by Katie Daniel | December 1, 2017 11:51 am
By Sean Browne
Hospitals are inherently noisy for two primary reasons. First, there is the abundance of noise sources, from paging systems and patient monitoring equipment to staff conversations and the bustle of visitors. Second, walls, floors, and drywall ceilings tend to be hard surfaces, designed for durability and cleanliness, but this also creates excessive reverberation in a space. Consequently, they reflect rather than absorb sound, making already noisy spaces noisier. High noise levels in hospitals have implications for the health and well-being of both patients and staff.
The World Health Organization (WHO) guidelines for maximum noise levels in patient rooms are 35 dBA (decibels, A-weighted) during the day and 30 dBA at night. However, when researchers examined the hospital noise levels as reported in a myriad of studies, not a single hospital reported noise levels in compliance with the WHO guidelines. (Visit apps.who.int/iris/handle/10665/66217 to read “Guidelines for Community Noise: In Protection of the Human Environment” by B. Bergland, T. Lindvall, D.H. Schwelaand, and T.K. Goh, published by World Health Organization in 1999.)
Studies validate noise problem
A series of research studies at Johns Hopkins Hospital in Baltimore validates the problem of noise in hospitals. The first investigated noise levels in the facility’s emergency department (ED) where there is a constant flow of patients, doctors, nurses, and moving equipment. (For more information, read “Noise in the Adult Emergency Department of Johns Hopkins Hospital” by D. Orellana, I.J. Busch-Vishniac, and J.E. West, in the April 2007 edition of The Journal of the Acoustical Society of America.)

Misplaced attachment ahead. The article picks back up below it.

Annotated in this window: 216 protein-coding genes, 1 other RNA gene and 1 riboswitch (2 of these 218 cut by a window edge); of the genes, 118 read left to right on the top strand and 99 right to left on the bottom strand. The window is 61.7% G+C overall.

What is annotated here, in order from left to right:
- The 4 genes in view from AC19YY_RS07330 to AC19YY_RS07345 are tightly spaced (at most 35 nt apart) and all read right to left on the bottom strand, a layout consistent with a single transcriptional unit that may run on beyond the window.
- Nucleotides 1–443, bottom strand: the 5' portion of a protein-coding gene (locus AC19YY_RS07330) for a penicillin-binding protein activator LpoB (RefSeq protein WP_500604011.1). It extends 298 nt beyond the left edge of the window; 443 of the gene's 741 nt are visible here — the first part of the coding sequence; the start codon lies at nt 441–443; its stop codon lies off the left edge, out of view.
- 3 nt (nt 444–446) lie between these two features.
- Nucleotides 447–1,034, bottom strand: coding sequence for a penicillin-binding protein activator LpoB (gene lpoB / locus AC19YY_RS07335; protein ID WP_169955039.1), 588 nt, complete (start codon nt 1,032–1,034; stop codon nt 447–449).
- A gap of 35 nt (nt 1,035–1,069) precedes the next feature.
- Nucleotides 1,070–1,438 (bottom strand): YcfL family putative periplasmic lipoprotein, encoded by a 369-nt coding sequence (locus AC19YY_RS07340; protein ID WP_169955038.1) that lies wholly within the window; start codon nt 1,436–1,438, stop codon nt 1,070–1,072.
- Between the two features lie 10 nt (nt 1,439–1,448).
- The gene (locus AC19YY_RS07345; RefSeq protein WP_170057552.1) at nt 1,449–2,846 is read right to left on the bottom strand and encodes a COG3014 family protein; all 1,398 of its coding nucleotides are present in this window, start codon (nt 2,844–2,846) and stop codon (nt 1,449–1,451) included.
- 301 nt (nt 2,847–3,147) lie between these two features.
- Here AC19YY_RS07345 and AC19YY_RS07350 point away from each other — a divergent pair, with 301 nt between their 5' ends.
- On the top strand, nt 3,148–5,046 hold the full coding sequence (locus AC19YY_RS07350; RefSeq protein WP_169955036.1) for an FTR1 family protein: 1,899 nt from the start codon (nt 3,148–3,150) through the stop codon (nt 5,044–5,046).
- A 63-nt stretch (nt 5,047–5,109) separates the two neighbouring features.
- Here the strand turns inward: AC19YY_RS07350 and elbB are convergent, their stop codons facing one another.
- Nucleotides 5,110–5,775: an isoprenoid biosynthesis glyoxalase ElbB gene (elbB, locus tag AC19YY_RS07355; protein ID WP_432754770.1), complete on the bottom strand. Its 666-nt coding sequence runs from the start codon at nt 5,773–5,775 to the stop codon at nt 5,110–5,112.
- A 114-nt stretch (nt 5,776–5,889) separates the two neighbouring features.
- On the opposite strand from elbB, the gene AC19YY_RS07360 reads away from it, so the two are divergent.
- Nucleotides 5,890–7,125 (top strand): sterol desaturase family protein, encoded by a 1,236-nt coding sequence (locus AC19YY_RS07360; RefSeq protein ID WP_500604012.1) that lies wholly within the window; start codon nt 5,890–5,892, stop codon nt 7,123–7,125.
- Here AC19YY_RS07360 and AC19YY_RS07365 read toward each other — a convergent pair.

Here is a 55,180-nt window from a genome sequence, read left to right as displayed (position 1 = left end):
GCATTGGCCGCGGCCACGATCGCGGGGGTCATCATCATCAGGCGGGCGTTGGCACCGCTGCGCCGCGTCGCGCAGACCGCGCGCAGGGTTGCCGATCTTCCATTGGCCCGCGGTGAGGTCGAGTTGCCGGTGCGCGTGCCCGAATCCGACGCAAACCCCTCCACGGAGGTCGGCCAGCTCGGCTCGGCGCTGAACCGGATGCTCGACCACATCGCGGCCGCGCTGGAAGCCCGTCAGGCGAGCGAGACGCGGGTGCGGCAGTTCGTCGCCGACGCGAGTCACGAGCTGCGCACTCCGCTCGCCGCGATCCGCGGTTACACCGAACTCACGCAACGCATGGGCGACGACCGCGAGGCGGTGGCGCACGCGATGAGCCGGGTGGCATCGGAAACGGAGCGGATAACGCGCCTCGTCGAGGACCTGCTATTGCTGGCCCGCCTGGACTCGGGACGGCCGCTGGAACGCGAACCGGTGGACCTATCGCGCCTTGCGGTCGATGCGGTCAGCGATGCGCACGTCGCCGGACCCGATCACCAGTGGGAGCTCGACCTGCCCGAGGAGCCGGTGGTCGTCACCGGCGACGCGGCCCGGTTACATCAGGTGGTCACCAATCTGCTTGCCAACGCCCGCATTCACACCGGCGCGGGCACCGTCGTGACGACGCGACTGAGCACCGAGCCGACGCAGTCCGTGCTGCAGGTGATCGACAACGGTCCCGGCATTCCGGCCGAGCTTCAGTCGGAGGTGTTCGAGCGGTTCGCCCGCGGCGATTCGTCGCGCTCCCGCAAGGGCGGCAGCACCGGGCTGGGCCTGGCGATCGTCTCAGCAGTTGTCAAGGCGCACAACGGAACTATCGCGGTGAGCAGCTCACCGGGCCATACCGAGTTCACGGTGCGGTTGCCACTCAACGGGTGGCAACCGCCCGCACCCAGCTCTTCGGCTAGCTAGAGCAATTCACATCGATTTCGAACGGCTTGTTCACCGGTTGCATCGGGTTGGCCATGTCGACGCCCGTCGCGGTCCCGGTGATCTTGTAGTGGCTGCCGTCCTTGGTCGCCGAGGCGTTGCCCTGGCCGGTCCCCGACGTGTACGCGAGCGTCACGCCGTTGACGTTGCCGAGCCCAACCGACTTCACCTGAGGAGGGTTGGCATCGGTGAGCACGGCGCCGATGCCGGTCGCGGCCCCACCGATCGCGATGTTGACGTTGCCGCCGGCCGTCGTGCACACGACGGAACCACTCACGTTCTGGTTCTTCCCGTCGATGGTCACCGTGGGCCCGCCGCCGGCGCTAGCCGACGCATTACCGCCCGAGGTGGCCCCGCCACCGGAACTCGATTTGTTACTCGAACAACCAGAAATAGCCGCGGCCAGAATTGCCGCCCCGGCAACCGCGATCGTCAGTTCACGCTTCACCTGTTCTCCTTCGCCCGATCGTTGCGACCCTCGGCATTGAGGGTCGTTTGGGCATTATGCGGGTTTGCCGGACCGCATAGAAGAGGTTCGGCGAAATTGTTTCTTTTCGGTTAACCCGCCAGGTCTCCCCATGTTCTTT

Researchers found high sound levels day and night, particularly in the speech frequency band, caused by the need to communicate constantly for performing necessary functions. Compared to patient rooms, the ED tends to exhibit sound levels nearly twice as loud. WHO recommends noise levels must be kept as low as possible in intensive care units and operating areas.
Researchers also noted it is likely staff members raise their voices above the background noise level in order to be understood. Medical staff fatigue then becomes a potential issue since speaking in a raised voice is tiring.
A universal problem
Another Johns Hopkins study, much broader in nature in that it looked at noise levels throughout the hospital, observed sound levels significantly exceeded WHO guidelines. (Visit asa.scitation.org/doi/10.1121/1.2118327 to access “Noise Levels in Johns Hopkins Hospital” by I. Busch-Vishniac, J. West, C. Barnhill, T. Hunter, D. Orellana, and R. Chivukula and published in December 2005 issue of The Journal of the Acoustical Society of America.) Moreover, all the measured average sound levels exceeded the typical speech level for communication between two people, once again suggesting staff routinely need to raise their voice to be heard.